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Cheap Trick Import

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Cheap Trick + Heaven Tonight + In Color
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Product Details

  • Audio CD (Feb. 1 2008)
  • Number of Discs: 1
  • Format: Import
  • Label: Sony
  • ASIN: B0012GMX9W
  • Other Editions: Audio CD  |  Audio Cassette
  • Average Customer Review: 5.0 out of 5 stars  See all reviews (7 customer reviews)

Product Description

Product Description

Their 1977 debut album, plus outtakes of I Want You to Want Me and Lovin' Money . AND-*never-before-released* outtakes of Lookout; You're All Talk , and Go Go Girls !

Once largely written off by critics as arena-rock dinosaurs, Rockford, Illinois's favorite musical sons have become darlings of an influential cadre of alternative and modern-rock superstars and the subjects of an overdue catalog upgrade--and for a slew of good reasons. The first of those would be Cheap Trick, the blistering 1977 debut that confounded reviewers nearly as well as it captured the band's edgy song sensibility and musical chops honed by their 200-plus-gig-a-year work ethic. Producer Jack Douglas wisely opted for a deceptively raw tack that captured Cheap Trick's manic live essence better than any other album--save, of course, Live at Budokan. The band's later bubble-gum rep is viciously and hilariously undercut here by songs about youth-culture cynicism ("Elo Kiddies"), pedophilia ("Daddy Should Have Stayed in High School"), mass murder ("The Ballad of TV Violence"), and gigolos ("He's a Whore"), not to mention a tasty cover of Terry Reid's "Speak Now or Forever Hold Your Peace." Guitarist Rick Nielsen's loud, trashy fretwork presaged "grunge" by a good 15 years, and Robin Zander's vocals show why he's since been tagged the Man of a Thousand Voices. And the rhythm section of drummer Bun E. Carlos and Tom Petersson was (and is) one of rock's most underrated. This Sony Legacy "Expanded Edition" restores the album's original running order (the previous version flipped the vinyl's A and B sides) and features new photos, liner notes, and five bonus cuts. One of rock's greatest albums, unsung or otherwise. --Jerry McCulley --This text refers to an out of print or unavailable edition of this title.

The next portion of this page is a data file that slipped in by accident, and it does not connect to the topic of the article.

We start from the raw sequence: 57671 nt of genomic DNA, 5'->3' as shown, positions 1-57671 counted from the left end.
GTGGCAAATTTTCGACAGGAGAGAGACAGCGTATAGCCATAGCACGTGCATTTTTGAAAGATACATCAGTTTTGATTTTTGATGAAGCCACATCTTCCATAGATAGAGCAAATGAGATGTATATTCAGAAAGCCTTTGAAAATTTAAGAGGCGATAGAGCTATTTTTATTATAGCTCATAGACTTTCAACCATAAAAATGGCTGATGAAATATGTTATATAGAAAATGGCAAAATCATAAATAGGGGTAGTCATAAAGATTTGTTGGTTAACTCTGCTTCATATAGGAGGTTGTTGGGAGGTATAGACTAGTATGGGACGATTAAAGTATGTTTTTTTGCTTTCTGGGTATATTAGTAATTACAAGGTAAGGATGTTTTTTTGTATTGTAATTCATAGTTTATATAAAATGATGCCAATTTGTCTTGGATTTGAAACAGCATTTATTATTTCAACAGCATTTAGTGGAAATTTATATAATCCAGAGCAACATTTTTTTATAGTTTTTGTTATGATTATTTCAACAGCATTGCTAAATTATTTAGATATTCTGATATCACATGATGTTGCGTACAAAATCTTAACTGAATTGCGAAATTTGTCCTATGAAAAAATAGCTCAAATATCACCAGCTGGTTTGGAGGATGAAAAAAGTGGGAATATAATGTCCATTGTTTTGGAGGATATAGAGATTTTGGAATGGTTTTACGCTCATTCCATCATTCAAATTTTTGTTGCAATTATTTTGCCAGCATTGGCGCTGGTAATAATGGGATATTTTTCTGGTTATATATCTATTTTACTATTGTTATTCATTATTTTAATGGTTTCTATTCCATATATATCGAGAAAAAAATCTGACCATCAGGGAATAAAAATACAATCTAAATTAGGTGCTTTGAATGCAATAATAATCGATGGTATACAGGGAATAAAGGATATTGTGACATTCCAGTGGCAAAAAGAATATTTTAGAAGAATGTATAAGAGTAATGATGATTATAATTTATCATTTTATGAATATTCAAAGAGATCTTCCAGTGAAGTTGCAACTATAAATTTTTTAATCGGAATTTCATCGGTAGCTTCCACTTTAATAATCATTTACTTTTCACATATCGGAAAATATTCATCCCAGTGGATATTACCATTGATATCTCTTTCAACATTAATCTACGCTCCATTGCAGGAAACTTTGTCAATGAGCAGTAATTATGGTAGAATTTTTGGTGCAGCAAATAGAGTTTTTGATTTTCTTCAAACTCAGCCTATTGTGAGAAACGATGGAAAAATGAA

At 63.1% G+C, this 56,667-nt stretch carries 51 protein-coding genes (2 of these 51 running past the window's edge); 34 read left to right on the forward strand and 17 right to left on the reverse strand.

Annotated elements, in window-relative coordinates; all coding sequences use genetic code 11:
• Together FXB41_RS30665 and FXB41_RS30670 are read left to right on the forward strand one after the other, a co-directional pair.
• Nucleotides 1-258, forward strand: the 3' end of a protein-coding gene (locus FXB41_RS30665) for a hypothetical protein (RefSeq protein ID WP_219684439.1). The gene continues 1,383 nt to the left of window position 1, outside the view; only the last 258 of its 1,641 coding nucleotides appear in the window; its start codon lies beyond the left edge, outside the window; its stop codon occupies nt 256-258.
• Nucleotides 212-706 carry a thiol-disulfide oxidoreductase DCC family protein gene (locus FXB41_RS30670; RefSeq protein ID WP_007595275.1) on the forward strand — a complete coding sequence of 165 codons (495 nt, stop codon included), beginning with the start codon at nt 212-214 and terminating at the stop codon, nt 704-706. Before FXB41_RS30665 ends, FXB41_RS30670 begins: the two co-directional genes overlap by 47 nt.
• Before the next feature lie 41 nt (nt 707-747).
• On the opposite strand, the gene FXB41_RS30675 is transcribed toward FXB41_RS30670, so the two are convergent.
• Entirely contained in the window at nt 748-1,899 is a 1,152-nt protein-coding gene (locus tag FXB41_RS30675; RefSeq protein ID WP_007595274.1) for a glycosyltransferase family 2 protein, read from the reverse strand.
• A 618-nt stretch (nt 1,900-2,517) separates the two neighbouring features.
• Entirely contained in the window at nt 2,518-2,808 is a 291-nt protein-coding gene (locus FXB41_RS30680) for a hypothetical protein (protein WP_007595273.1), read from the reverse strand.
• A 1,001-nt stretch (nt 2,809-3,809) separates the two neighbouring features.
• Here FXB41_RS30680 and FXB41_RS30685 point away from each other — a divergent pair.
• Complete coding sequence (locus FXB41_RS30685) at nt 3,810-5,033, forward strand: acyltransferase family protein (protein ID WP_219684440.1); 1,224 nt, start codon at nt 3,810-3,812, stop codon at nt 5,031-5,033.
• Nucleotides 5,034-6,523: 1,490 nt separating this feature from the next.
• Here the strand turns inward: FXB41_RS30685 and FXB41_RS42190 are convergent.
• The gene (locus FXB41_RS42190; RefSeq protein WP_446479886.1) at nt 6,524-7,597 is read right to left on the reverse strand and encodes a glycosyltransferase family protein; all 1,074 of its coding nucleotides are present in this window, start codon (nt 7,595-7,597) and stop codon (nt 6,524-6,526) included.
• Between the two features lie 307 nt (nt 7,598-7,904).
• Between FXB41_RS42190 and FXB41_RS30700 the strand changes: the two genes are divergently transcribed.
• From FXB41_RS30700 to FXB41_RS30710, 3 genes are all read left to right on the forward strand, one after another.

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By A Customer on June 6 2004
Format: Audio CD
Just about any Cheap Trick fan, obsessive or not, would be quick to agree that for better or worse, their prime came right during their first releases in the late '70s. The general consesus, of course, is that "at Budokan" is the best live album and "Heaven Tonight" is the best studio album. However, I'm going to be frank and admit that although "In Color," "Heaven Tonight," and "Dream Police" are classic power pop, I really don't listen to them all that much these days. I heared "Heaven Tonight" and "Dream Police" first, but once I heared "In Color," that became my favorite. Then I heared the first album, and I knew my mind was made up. No offense to the band, but the first album proves that subsequent studio albums didn't really need all that polished production. Some bands just sound better with all their raw,rough edges intact and Cheap Trick proved they were one of those bands with "at Budokan." No offense intended to those who disagree, but the next time any Trick fanatic finds the sugar-coated gloss of the other early albums hindering the enjoyment of the songs, they should return to the debut, which will always be the studio album that rocked the hardest. The standout tracks for me are "Elo Kiddies," "Daddy Should Have Stayed in High School," "Taxman, Mr. Thief," and "He's a Whore." The other tracks are great too and have grown on me with time. The only track I have a minor qualm with is "Mondecello," which, while a decent song by itself, breaks up the flow of the album and doesn't really fit in with the rest of the rockers. So pick it up; surely it's one of the more underrated debuts of '77.
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By Mark Champion on April 13 2004
Format: Audio CD